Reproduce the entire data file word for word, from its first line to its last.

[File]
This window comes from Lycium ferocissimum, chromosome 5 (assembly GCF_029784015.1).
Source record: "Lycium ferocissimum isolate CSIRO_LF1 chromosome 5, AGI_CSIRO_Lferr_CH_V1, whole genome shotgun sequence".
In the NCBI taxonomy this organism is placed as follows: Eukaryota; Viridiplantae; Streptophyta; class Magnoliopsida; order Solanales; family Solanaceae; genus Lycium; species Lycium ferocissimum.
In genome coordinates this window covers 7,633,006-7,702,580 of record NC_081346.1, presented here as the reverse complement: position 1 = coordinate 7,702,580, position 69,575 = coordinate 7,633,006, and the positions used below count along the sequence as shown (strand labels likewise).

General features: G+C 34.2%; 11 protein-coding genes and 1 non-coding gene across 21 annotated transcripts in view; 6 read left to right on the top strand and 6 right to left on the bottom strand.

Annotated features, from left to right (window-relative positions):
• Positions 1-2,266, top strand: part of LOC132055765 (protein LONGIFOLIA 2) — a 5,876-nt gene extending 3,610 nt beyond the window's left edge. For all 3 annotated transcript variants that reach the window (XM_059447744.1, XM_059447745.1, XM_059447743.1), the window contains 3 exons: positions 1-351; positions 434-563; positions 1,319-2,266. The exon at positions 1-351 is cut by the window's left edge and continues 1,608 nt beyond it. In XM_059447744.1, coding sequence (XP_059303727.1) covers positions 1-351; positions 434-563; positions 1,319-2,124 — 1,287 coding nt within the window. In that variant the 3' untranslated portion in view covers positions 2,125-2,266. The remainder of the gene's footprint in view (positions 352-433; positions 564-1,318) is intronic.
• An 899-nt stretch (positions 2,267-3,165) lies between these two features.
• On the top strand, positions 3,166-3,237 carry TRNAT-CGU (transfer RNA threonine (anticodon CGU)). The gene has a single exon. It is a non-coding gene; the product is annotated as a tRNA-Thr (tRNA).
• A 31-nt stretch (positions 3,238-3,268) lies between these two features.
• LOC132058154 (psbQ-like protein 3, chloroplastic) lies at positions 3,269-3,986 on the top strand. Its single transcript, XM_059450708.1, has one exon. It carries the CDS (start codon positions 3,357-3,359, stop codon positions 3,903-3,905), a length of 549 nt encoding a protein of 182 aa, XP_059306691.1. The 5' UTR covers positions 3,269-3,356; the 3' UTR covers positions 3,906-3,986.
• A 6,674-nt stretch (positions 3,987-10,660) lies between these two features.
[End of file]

This window comes from Lycium ferocissimum, chromosome 5 (assembly GCF_029784015.1).
Source record: "Lycium ferocissimum isolate CSIRO_LF1 chromosome 5, AGI_CSIRO_Lferr_CH_V1, whole genome shotgun sequence".
In the NCBI taxonomy this organism is placed as follows: Eukaryota; Viridiplantae; Streptophyta; class Magnoliopsida; order Solanales; family Solanaceae; genus Lycium; species Lycium ferocissimum.
In genome coordinates this window covers 7,633,006-7,702,580 of record NC_081346.1, presented here as the reverse complement: position 1 = coordinate 7,702,580, position 69,575 = coordinate 7,633,006, and the positions used below count along the sequence as shown (strand labels likewise).

General features: G+C 34.2%; 11 protein-coding genes and 1 non-coding gene across 21 annotated transcripts in view; 6 read left to right on the top strand and 6 right to left on the bottom strand.

Annotated features, from left to right (window-relative positions):
• Positions 1-2,266, top strand: part of LOC132055765 (protein LONGIFOLIA 2) — a 5,876-nt gene extending 3,610 nt beyond the window's left edge. For all 3 annotated transcript variants that reach the window (XM_059447744.1, XM_059447745.1, XM_059447743.1), the window contains 3 exons: positions 1-351; positions 434-563; positions 1,319-2,266. The exon at positions 1-351 is cut by the window's left edge and continues 1,608 nt beyond it. In XM_059447744.1, coding sequence (XP_059303727.1) covers positions 1-351; positions 434-563; positions 1,319-2,124 — 1,287 coding nt within the window. In that variant the 3' untranslated portion in view covers positions 2,125-2,266. The remainder of the gene's footprint in view (positions 352-433; positions 564-1,318) is intronic.
• An 899-nt stretch (positions 2,267-3,165) lies between these two features.
• On the top strand, positions 3,166-3,237 carry TRNAT-CGU (transfer RNA threonine (anticodon CGU)). The gene has a single exon. It is a non-coding gene; the product is annotated as a tRNA-Thr (tRNA).
• A 31-nt stretch (positions 3,238-3,268) lies between these two features.
• LOC132058154 (psbQ-like protein 3, chloroplastic) lies at positions 3,269-3,986 on the top strand. Its single transcript, XM_059450708.1, has one exon. It carries the CDS (start codon positions 3,357-3,359, stop codon positions 3,903-3,905), a length of 549 nt encoding a protein of 182 aa, XP_059306691.1. The 5' UTR covers positions 3,269-3,356; the 3' UTR covers positions 3,906-3,986.
• A 6,674-nt stretch (positions 3,987-10,660) lies between these two features.